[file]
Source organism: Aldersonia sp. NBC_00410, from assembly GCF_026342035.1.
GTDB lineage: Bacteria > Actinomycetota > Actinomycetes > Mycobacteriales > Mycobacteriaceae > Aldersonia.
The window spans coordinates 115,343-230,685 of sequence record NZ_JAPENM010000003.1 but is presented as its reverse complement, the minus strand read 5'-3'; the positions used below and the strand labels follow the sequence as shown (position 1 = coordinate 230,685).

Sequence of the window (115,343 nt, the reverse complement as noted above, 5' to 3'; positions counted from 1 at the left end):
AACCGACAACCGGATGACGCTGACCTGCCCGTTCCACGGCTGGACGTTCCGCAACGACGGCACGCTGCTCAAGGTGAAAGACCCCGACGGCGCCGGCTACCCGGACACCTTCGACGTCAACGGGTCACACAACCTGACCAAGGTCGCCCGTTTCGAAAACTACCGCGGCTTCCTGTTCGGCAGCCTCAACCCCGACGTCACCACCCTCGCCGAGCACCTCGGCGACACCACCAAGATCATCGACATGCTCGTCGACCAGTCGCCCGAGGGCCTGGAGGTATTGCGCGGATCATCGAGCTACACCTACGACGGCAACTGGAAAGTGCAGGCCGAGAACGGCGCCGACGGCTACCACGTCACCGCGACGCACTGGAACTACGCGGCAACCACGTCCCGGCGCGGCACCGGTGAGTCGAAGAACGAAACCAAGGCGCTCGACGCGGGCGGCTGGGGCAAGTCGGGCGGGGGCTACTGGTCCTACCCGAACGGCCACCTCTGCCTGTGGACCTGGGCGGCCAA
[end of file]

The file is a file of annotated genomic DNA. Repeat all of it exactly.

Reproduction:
Source organism: Aldersonia sp. NBC_00410, from assembly GCF_026342035.1.
GTDB lineage: Bacteria > Actinomycetota > Actinomycetes > Mycobacteriales > Mycobacteriaceae > Aldersonia.
The window spans coordinates 115,343-230,685 of sequence record NZ_JAPENM010000003.1 but is presented as its reverse complement, the minus strand read 5'-3'; the positions used below and the strand labels follow the sequence as shown (position 1 = coordinate 230,685).

Sequence of the window (115,343 nt, the reverse complement as noted above, 5' to 3'; positions counted from 1 at the left end):
AACCGACAACCGGATGACGCTGACCTGCCCGTTCCACGGCTGGACGTTCCGCAACGACGGCACGCTGCTCAAGGTGAAAGACCCCGACGGCGCCGGCTACCCGGACACCTTCGACGTCAACGGGTCACACAACCTGACCAAGGTCGCCCGTTTCGAAAACTACCGCGGCTTCCTGTTCGGCAGCCTCAACCCCGACGTCACCACCCTCGCCGAGCACCTCGGCGACACCACCAAGATCATCGACATGCTCGTCGACCAGTCGCCCGAGGGCCTGGAGGTATTGCGCGGATCATCGAGCTACACCTACGACGGCAACTGGAAAGTGCAGGCCGAGAACGGCGCCGACGGCTACCACGTCACCGCGACGCACTGGAACTACGCGGCAACCACGTCCCGGCGCGGCACCGGTGAGTCGAAGAACGAAACCAAGGCGCTCGACGCGGGCGGCTGGGGCAAGTCGGGCGGGGGCTACTGGTCCTACCCGAACGGCCACCTCTGCCTGTGGACCTGGGCGGCCAA